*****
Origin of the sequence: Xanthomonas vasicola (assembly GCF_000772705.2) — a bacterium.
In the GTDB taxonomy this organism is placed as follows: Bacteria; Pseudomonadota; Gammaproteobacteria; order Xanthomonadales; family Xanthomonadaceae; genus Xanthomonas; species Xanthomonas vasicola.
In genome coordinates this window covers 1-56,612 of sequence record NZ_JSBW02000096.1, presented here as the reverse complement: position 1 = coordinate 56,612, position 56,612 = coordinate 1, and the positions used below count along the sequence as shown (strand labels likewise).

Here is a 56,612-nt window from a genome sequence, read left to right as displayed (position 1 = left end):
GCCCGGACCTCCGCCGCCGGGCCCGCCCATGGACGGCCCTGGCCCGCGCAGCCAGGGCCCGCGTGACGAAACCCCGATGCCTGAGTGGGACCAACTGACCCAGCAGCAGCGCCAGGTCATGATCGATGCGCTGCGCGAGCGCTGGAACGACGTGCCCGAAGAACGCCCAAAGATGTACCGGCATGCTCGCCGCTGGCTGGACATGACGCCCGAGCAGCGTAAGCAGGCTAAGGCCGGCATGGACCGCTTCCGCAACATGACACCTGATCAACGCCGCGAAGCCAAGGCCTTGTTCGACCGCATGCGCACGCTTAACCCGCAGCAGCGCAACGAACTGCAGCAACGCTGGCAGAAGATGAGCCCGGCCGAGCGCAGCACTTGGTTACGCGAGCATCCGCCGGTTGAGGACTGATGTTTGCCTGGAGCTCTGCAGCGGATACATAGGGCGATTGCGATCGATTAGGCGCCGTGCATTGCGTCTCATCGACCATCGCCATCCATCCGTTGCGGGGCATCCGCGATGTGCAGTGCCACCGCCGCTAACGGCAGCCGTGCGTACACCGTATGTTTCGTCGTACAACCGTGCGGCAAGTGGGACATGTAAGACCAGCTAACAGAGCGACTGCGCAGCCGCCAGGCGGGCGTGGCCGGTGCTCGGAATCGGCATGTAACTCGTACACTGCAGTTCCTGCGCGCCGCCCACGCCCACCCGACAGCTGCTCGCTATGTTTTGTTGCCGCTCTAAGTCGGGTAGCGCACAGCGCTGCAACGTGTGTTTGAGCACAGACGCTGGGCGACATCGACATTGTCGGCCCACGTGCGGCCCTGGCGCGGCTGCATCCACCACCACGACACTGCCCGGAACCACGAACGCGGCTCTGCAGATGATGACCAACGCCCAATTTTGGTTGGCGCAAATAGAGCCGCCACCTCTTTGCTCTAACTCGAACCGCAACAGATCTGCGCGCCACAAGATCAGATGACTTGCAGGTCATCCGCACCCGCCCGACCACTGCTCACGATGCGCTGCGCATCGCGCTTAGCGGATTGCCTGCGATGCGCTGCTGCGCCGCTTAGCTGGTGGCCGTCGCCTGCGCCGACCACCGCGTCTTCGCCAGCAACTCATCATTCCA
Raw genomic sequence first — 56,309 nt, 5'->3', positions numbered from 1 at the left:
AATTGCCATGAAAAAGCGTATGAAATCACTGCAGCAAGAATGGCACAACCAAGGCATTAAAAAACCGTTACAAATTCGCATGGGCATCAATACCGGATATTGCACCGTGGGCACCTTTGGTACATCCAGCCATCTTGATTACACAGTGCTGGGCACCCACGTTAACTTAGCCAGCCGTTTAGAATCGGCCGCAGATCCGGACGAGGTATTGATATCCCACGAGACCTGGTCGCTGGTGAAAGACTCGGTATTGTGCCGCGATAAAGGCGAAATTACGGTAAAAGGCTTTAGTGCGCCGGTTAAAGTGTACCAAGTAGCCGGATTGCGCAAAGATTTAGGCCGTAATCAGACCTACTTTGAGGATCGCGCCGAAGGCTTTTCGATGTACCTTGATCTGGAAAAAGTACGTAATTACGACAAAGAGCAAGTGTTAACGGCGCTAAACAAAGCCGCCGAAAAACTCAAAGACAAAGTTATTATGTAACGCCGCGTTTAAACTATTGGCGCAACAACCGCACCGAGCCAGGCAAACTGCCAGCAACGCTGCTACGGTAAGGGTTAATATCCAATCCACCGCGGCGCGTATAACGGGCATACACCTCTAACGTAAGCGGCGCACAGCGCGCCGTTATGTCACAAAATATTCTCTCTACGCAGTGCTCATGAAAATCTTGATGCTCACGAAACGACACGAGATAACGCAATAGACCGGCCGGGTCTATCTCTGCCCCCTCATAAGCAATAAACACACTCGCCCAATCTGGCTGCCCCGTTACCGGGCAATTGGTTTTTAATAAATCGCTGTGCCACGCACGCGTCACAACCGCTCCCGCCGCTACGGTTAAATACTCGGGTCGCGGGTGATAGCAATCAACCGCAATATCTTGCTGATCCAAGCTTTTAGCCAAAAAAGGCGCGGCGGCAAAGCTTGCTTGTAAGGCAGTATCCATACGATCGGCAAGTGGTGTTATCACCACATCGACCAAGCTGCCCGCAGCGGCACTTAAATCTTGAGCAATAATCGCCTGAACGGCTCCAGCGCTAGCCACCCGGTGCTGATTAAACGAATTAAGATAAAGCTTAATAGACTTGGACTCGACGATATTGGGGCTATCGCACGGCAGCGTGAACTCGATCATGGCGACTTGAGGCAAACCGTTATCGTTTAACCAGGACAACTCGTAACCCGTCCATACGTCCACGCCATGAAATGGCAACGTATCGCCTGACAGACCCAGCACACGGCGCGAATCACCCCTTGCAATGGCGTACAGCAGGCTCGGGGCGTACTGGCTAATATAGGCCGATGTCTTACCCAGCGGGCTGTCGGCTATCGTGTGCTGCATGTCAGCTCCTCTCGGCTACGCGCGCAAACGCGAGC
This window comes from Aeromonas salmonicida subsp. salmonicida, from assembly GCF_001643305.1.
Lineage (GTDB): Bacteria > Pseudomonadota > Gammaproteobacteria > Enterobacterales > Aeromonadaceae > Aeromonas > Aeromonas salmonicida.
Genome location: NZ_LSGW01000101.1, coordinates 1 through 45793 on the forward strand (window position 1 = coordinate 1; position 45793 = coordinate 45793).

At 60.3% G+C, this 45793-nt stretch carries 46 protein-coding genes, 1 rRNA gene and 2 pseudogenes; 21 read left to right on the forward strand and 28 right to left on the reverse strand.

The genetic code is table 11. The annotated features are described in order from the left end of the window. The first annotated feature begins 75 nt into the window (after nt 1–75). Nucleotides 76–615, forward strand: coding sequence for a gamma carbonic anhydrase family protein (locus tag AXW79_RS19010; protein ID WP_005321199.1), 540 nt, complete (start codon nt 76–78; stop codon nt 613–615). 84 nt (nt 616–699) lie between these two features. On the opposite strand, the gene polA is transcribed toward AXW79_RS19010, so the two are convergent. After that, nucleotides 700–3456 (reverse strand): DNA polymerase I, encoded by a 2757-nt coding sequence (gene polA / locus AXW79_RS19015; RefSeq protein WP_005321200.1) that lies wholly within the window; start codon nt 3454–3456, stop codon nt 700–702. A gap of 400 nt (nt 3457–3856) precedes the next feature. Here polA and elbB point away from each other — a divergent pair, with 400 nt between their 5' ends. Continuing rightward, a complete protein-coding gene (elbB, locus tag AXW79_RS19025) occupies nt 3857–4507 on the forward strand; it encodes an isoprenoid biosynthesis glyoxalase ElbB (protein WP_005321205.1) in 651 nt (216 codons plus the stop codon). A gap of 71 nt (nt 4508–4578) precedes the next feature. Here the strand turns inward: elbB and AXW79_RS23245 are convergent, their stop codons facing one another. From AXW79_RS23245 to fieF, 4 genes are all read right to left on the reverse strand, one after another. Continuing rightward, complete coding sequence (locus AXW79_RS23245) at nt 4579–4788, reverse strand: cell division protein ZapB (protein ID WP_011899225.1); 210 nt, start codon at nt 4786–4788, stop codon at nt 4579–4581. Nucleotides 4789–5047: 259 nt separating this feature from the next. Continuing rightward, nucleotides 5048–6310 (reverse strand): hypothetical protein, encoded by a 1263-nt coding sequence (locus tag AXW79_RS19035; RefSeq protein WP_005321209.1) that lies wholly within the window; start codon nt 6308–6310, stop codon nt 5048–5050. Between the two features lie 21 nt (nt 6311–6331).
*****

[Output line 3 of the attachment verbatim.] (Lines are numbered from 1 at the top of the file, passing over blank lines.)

In genome coordinates this window covers 1-56,612 of sequence record NZ_JSBW02000096.1, presented here as the reverse complement: position 1 = coordinate 56,612, position 56,612 = coordinate 1, and the positions used below count along the sequence as shown (strand labels likewise).